Introducing immersive learning environments to the corporate worldby
Virtual worlds are back on the agenda. Did they ever leave it? Tom Symonds explains why they're still relevant.
From the moment we wake up, to checking our train time on our way home, reviewing work documents on the go and even monitoring our sleep quality, technology has now become an integral and habitual part of our daily routine. Living without our smartphones, tablets and apps, be it at home, socialising or at work, seems impossible – in fact so much so that in 2010 the phrase ‘nomophobia’  was created to describe the fear of not being in mobile phone contact. It therefore seems surprising that only 20% of a company’s learning and development budget is spent on technology .
With the highly publicised digital skills gap, it is vital for companies to provide their staff with relevant and up-to-date training to help develop their skills and allow them to compete in this increasingly digital world. Traditionally, companies lack the time or the budget to train employees, especially through the traditional face-to-face trainer model. Immersive Learning Environments (ILEs) offer a change in the way training can be delivered, combining 3D gaming technology with live voice communication for a more engaging distance learning solution. Shifting towards ILEs not only provides a cost-effective solution but also ensures companies are constantly in line with technological changes.
Gartner states that ILEs are learning situations created using software tools, including game-based learning and virtual 3D worlds helping to create real-life scenarios for users. According to a survey by Deloitte’s Human Capital, virtual training is an urgent action for organisations, but only a small number have mastered the technological capabilities needed to deliver a compelling online learning tool.
"The value for organisations is clear: improved problem-solving, collaboration and knowledge retention, and clear analytics to demonstrate user performance."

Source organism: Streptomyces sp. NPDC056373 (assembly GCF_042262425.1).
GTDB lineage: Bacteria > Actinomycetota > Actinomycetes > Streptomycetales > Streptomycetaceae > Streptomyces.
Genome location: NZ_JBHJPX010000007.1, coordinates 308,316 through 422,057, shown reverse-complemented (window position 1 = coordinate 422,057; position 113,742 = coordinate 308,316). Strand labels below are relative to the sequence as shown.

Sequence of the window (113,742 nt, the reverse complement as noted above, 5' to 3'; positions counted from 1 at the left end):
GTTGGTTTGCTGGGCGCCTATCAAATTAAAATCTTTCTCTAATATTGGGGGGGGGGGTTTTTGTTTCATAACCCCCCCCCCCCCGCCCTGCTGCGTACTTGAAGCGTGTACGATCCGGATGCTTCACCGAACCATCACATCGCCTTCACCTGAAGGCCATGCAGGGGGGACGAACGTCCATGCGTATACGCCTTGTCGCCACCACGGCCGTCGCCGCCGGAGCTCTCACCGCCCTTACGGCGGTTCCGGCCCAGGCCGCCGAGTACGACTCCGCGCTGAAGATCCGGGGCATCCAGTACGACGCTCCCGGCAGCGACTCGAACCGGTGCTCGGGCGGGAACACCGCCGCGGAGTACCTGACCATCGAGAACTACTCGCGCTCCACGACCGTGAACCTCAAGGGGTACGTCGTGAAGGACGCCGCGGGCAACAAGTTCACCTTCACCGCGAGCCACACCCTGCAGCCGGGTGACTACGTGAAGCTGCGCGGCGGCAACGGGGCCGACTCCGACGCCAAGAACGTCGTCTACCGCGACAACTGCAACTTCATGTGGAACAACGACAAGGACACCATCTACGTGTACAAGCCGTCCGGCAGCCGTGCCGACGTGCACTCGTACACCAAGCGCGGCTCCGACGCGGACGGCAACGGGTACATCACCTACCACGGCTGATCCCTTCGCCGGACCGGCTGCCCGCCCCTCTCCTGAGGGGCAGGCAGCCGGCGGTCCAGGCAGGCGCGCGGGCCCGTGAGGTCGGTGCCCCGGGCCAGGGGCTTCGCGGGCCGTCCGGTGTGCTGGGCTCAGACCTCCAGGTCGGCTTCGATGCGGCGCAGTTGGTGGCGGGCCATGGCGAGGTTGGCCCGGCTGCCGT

ILEs are already being used by specialist organisations, including Air France, who use them to deliver facilitated experiences for pilot language training, helping them to prepare for radio-communications with Air Traffic Control. More specialist industries have also engaged with ILEs, for example oil and gas, where real-life training for staff can often be dangerous, costly and inconvenient. Training workers in these sectors in a safe and 3D virtual environment ensures they are fully prepared for the reality of working on a rig. The value for organisations is clear: improved problem-solving, collaboration and knowledge retention, and clear analytics to demonstrate user performance.
While ILEs are being used by the oil and gas, healthcare and aviation sectors, 3D gaming environments can be just as effective for the fast-paced corporate world too. Virtual training technologies are more engaging than traditional elearning methods and they enable companies to train employees operating in different time zones simultaneously in the same virtual space, ensuring they receive matching information and consistent training, whilst also cutting costs of travel and the hire of training venues.
They are also much more engaging than relying on more traditional methods, such as PowerPoint presentations and seminars. A gaming environment will resonate with Generation Y in particular, who have grown up using gaming and digital technologies from an early age. In addition, training staff within a virtual space enhances cross-cultural interaction and understanding - vital for global businesses.
International organisations require contemporary training technologies to engage with their staff across the globe. Virtual training is a cost-effective, learning-efficient and stimulating response to these needs and offers a practical and innovative solution for the professional development of employees on an international scale.
Tom Symonds CEO of Immerse Learning